In June, at the peak of the pandemic in Washington D.C., Joanna Hirsch found herself in a birthday party with her Filipino family. With relatives and friends usually attending such gatherings, she said it was strange to only see nine familiar faces. It didn’t feel like a party, she said. At least not like any she’s been to.
“Although quite sad and strange to celebrate an event after months of isolating, it’s now a normal thing to take precautions for the safety of my family,” she said.
Aunt Grace, the wife of the birthday celebrant, Uncle Joel, is a frontliner who manages nurses in a hospital in Washington D.C. She’s one of about 145,800 Filipinos working as registered nurses in the United States. There are more with other jobs in the medical field, a group found to be one of the most vulnerable to COVID-19 in the country. According to The Los Angeles Times, a whopping 35 percent of Asian Americans that died from COVID-19 in California were Filipino American. National Nurses United, the largest nurse union in the U.S., released a report in September revealing that nurses of Filipino descent comprise just 4 percent of the workforce, but almost a third of registered nurse deaths due to COVID-19.
Many Filipino healthcare workers work non-stop despite the risks in order to pay bills and fulfill family obligations, according to a report from the University of California, Davis’ Bulosan Center for Filipino Studies. Saving face is another cultural practice that defines success based on achievement and upward mobility, and Filipinos seek to avoid “losing face” by returning home to the Philippines with an honorable accomplishment, usually to do with one’s education or career and salary. Other factors of increased infections in the community include pre-existing health conditions and crowded housing.
“What was once an American dream for many has turned into a nightmare, living in risk and losing lives. I salute them for their hearts of service,” Hirsch said about nurses like her Aunt Grace.
She said her family insisted on throwing a party for her uncle’s 50th birthday to thank God for another year of life. They believed that they would be protected from COVID-19, as long as their action plan was carefully executed. With seven healthcare workers in the family, they took on the challenge.
Fewer than 10 people were invited and safety precautions were strictly enforced. It looked like a professional operation, Hirsch said, complete with a sanitizing station.
In the entrance, there was a little table with sanitizers and wipes, a basket for outdoor shoes, and inside, house slippers for the guests. Guests had to wear masks, step on a disinfectant mat, have their temperatures taken, and sanitize before entering Aunt Grace’s home.
The buffet and dining area stretched indoor and outdoor as guests sat far apart. Hirsch even drew signs as a reminder to keep masks on and practice social distancing.
“It was strange to greet and converse without cheek kissing and hugging,” Hirsch said.
Despite the unideal situation, there remained a sense of normalcy. Instead of blowing the candle, Uncle Joel used a fan to extinguish the candle, leaving everyone laughing. Hirsch cooked most of the food: pancit palabok (noodles), carbonara, lumpiang sariwa (spring rolls), and salmon. With food for more than 20 people, the family found themselves with leftovers.
There are over 4 million people of Filipino descent in the U.S. Many have large families, like Hirsch’s, who meet up regularly. Christmas is the biggest holiday in Filipino culture and families typically start preparing for festivities by September. But now that long-term plans have been supplanted by the day-to-day, simply waking up another day has become a cause of celebration for many. Those who can’t physically meet up like Hirsch’s family, have brought their big family parties online.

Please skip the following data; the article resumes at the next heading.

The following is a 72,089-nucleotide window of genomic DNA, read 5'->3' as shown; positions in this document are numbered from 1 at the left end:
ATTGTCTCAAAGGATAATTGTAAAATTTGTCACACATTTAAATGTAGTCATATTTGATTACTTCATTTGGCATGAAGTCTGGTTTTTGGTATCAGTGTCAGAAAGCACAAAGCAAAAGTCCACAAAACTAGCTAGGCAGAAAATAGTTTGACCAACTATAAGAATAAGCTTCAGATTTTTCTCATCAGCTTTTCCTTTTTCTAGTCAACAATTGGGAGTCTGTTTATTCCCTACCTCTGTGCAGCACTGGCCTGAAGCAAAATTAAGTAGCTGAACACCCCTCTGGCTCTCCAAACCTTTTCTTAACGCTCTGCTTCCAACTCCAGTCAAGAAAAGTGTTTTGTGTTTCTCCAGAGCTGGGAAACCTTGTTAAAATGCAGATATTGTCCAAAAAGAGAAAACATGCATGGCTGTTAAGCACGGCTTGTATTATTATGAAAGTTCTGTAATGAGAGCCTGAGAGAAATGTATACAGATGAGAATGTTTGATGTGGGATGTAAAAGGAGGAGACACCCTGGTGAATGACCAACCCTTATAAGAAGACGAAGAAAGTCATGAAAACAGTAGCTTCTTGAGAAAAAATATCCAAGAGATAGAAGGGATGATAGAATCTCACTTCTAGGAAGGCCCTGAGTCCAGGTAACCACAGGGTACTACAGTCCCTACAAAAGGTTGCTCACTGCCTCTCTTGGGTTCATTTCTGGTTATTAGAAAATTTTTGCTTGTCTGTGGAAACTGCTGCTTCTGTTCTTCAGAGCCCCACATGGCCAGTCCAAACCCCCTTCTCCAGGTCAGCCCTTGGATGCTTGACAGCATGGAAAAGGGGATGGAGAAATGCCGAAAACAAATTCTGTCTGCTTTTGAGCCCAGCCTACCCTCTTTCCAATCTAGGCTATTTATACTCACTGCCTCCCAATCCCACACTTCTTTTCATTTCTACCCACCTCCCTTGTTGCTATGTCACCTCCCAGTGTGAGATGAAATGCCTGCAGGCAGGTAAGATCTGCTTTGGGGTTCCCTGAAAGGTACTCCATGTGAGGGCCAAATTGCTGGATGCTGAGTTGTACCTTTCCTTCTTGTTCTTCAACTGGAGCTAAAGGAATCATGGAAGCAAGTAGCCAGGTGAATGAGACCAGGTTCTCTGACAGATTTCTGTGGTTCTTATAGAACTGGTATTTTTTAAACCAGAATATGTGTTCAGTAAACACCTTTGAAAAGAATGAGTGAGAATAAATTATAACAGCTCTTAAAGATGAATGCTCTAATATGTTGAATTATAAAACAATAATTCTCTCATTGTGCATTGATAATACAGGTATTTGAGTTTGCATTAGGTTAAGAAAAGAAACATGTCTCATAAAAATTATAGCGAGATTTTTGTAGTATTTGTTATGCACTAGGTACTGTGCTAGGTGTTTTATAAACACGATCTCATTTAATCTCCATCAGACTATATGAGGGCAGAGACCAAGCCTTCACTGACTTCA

Regine Anastacio, a student at New York’s Fordham University, relies heavily on video calls. For Mother’s Day, she set up a call with her mom, relatives, and grandmother. Although stressful, she said it was still very memorable. When one person spoke, another would chime in.
She said her grandmother “did not [even] know where to look,” recalling how the jovial Filipino spirit made it feel like they were physically together, even though they were actually in two different countries, four cities, and three timezones.
For her father’s birthday, Trish Vega, a campus missionary at New York University, also collaborated with her siblings, their spouses, and kids to coordinate a Zoom gathering.
“It truly was characteristic of my family as it was full of jokes, laughter, and people yelling over each other,” she said.
From silly to profound and serious, the mood of the call seesawed. Although they were concerned about two family members working in the medical field, worry and fear eventually turned into admiration and gratitude. To this day, kids in Vega’s family are still encouraged to pursue medicine.
Education is a huge deal for many Filpino families, with parents displaying their children’s diplomas in frames at home. Without a graduation ceremony this year, 22-year-old Mickey Santana’s family threw him a big celebration online, which included an Instagram account called “Mickey’s Grad Squad” that consisted of congratulatory messages from 171 family and friends.
“It’s definitely a memory that will last beyond these turbulent times and serve as a symbol of connection, love, and family in quarantine,” he said.
All across the U.S., Filipino families have found creative ways to cope with the pandemic.
Hirsch found herself baking Filipino bread, like pandesal and ensaymada for her niece’s fourth birthday in August. As always, there was more food than any of them could handle. There were only a few of them there and they wore face masks, but she said that she’s just happy to know that some things never change.